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Graph decomposition for community identification and covariance constraints

Barber, D (UC London)
Thursday 26 June 2008, 15:30-16:30

Seminar Room 1, Newton Institute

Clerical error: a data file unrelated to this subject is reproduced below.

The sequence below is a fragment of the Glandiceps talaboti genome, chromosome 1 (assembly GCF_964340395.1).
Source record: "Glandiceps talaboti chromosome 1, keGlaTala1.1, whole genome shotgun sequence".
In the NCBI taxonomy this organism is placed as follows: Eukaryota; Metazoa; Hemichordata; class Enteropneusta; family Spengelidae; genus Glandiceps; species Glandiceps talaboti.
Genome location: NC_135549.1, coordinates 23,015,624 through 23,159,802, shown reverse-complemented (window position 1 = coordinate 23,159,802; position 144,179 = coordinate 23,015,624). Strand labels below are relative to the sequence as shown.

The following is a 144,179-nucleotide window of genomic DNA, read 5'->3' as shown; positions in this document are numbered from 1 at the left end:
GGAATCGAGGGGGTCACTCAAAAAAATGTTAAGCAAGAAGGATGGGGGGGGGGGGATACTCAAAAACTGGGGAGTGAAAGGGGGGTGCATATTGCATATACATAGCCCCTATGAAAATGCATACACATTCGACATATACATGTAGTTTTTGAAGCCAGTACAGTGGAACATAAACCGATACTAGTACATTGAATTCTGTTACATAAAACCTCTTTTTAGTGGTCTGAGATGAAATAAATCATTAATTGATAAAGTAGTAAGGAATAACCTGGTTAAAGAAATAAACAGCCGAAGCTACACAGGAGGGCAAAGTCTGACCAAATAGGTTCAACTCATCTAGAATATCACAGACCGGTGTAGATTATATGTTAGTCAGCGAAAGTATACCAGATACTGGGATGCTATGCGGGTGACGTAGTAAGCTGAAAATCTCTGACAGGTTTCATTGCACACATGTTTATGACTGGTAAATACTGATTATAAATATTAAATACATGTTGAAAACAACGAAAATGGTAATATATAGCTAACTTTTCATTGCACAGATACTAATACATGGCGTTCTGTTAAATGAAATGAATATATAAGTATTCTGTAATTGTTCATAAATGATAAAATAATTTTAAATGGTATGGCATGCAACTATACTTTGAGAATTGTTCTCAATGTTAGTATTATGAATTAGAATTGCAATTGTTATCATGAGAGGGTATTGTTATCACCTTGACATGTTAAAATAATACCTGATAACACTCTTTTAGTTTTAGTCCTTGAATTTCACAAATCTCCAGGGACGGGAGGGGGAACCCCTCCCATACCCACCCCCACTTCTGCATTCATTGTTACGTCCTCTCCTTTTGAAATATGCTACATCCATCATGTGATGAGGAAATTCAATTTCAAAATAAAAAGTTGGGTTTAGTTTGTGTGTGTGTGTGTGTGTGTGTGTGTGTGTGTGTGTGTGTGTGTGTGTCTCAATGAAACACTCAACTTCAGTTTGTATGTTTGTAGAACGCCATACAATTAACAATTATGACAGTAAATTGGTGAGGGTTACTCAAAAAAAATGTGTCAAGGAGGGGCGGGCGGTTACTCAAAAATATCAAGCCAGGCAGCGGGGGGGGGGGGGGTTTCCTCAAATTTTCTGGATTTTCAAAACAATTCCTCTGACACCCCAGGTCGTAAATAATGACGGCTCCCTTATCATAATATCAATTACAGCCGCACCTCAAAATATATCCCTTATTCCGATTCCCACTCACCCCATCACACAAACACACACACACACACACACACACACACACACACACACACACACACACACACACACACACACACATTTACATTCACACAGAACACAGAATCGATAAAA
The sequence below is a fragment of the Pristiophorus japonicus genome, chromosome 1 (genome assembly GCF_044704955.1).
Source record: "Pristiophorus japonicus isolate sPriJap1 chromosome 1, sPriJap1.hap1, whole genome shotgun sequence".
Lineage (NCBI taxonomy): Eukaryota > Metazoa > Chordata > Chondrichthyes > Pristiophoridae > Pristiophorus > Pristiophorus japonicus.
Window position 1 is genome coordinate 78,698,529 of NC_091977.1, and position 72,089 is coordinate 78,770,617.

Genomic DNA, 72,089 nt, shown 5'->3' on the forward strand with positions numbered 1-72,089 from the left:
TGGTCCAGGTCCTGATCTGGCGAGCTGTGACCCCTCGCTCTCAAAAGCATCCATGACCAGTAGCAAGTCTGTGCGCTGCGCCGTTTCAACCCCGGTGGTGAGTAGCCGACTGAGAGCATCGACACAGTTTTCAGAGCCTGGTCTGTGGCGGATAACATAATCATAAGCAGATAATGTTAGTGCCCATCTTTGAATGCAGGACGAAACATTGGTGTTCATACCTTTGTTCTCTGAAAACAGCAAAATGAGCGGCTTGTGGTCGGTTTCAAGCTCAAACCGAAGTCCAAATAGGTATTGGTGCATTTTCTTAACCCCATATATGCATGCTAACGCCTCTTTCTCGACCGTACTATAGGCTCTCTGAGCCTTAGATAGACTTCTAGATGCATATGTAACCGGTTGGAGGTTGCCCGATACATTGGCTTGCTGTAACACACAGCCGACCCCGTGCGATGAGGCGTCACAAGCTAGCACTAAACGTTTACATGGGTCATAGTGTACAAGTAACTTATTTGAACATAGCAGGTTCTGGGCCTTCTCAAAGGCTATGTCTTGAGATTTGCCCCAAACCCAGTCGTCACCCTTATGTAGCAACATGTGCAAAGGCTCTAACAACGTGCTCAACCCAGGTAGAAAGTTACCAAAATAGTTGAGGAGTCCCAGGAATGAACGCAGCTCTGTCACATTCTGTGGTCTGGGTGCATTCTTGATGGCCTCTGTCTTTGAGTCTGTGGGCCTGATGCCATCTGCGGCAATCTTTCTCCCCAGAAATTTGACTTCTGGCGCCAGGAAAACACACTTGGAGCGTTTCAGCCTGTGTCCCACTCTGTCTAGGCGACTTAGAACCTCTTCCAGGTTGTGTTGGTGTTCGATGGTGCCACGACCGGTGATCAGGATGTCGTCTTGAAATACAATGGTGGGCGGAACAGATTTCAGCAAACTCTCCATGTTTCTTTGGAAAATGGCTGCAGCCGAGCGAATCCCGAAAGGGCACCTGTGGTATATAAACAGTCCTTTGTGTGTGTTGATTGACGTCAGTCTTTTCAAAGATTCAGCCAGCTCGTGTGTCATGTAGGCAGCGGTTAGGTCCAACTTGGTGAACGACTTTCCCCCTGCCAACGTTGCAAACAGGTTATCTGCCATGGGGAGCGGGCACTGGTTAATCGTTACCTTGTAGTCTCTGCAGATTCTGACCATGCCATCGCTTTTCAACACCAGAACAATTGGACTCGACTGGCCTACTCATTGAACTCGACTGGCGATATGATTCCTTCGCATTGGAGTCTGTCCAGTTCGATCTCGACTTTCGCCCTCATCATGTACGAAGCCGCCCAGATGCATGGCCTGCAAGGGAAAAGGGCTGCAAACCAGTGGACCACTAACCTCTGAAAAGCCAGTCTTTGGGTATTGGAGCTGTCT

An application in large databases is to find well-connected clusters of nodes in an undirected graph where a link represents interaction between objects. For example, finding tight-knit communities in social networks, identifying related product-clusters in collaborative filtering, finding genes which collaborate in different biological functions. Unlike graph-partitioning, in this scenario an object may belong to more than one community -- for example, a person might belong to more than one group of friends, or a gene may be active in more than one gene-network. I'll discuss an approach to identifying such overlapping communities based on extending the incidence matrix decomposition of a graph to a clique-decomposition. Clusters are then identified by approximate variational (mean-field) inference in a related probabilistic model. The resulting decomposition has the side-effect of enabling a parameteristion of positive definite matrices under zero-constraints on entries in the matrix. Provided the graph corresponding to the constraints is decomposable all such matrices are reachable by this parameterisation. In the non-decomposable case, we show how the method forms an approximation of the space and relate it to more standard latent variable parameterisations of zero-constrained covariances.




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